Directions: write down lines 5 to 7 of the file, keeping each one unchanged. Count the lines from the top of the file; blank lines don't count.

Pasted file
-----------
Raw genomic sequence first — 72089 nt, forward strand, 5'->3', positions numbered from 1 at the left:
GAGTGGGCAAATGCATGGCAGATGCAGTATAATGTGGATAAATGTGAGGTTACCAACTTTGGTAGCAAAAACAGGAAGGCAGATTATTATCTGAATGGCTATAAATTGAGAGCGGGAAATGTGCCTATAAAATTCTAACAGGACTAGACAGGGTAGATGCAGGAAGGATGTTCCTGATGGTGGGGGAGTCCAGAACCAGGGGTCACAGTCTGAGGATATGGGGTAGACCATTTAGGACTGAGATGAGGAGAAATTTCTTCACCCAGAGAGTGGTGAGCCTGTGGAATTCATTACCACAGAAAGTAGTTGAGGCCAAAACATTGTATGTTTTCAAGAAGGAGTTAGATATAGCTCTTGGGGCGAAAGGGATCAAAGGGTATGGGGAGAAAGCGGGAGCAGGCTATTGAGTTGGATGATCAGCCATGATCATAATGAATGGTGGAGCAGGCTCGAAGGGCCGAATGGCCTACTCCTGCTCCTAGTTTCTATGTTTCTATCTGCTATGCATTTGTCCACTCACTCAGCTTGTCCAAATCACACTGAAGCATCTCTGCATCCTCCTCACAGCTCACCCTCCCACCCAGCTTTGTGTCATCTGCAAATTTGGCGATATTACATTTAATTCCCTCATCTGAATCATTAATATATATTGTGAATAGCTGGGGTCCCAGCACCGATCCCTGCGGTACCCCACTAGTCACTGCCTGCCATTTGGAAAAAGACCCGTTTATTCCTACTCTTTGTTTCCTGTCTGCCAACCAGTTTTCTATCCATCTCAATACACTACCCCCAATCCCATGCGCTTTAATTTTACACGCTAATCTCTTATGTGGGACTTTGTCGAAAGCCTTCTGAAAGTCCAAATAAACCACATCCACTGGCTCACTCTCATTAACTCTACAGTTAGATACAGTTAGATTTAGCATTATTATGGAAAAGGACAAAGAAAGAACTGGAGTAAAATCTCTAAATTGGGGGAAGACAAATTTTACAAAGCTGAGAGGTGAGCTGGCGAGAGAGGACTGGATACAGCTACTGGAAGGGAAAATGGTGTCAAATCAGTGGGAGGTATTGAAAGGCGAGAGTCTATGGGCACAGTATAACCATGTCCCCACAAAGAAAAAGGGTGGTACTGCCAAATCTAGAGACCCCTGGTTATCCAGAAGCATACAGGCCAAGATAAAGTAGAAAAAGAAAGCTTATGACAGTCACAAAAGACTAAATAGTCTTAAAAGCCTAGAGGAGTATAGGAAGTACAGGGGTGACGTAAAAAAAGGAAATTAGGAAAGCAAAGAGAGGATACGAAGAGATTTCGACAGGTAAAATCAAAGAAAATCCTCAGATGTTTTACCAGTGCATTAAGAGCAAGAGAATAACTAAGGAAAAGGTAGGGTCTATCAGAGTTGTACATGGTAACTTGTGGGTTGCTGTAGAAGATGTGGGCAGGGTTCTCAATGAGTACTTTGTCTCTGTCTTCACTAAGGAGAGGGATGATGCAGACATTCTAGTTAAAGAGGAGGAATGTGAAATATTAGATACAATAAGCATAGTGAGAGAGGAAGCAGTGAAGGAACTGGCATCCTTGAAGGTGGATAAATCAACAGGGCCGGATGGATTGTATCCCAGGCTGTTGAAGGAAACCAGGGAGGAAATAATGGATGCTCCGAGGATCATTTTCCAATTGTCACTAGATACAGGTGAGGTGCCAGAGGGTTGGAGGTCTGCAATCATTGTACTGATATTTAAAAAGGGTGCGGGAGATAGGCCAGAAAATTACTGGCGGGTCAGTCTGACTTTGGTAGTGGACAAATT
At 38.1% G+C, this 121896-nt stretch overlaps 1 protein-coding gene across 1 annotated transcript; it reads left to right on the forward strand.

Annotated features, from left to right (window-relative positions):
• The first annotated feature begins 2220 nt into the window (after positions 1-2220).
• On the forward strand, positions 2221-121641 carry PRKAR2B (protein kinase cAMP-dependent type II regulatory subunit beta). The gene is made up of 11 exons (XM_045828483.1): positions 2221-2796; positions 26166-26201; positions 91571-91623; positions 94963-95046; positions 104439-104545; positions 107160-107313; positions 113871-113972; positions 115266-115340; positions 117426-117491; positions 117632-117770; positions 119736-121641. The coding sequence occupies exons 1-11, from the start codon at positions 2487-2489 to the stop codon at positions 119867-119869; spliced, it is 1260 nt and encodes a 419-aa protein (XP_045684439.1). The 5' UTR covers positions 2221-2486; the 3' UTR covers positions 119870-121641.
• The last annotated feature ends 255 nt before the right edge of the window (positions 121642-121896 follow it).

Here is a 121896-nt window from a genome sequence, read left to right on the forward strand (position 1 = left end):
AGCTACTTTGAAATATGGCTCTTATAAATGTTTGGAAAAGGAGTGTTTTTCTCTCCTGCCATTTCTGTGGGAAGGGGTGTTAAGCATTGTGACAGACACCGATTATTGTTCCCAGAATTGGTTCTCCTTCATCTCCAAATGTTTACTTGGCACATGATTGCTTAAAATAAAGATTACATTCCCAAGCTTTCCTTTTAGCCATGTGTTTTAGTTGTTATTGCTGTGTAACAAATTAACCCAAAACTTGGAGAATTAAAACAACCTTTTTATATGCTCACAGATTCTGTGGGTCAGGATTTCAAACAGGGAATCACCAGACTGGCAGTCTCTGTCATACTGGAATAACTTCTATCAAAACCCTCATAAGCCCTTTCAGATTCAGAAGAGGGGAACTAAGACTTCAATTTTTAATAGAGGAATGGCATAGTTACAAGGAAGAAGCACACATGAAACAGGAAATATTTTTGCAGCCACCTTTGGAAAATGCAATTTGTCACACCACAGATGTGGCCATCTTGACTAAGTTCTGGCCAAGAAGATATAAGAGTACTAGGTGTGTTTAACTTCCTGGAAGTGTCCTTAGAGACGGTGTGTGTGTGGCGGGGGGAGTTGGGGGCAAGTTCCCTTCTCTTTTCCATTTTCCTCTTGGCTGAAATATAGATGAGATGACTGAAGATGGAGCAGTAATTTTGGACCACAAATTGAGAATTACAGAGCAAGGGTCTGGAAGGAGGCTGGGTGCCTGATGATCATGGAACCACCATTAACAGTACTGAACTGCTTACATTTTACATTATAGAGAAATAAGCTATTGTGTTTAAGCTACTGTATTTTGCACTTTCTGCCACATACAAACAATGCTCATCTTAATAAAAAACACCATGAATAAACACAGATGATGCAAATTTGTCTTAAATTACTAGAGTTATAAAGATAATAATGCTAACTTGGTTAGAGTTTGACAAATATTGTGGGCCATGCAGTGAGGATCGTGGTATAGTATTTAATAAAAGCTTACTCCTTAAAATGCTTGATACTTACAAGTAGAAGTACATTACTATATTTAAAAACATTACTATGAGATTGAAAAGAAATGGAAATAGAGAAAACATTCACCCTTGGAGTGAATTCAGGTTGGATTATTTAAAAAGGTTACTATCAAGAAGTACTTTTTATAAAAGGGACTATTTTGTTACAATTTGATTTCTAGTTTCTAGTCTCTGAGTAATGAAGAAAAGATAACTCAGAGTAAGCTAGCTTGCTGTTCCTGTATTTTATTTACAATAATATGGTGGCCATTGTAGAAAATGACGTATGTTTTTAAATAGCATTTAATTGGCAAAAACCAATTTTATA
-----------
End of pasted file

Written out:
• The first annotated feature begins 2220 nt into the window (after positions 1-2220).
• On the forward strand, positions 2221-121641 carry PRKAR2B (protein kinase cAMP-dependent type II regulatory subunit beta). The gene is made up of 11 exons (XM_045828483.1): positions 2221-2796; positions 26166-26201; positions 91571-91623; positions 94963-95046; positions 104439-104545; positions 107160-107313; positions 113871-113972; positions 115266-115340; positions 117426-117491; positions 117632-117770; positions 119736-121641. The coding sequence occupies exons 1-11, from the start codon at positions 2487-2489 to the stop codon at positions 119867-119869; spliced, it is 1260 nt and encodes a 419-aa protein (XP_045684439.1). The 5' UTR covers positions 2221-2486; the 3' UTR covers positions 119870-121641.
• The last annotated feature ends 255 nt before the right edge of the window (positions 121642-121896 follow it).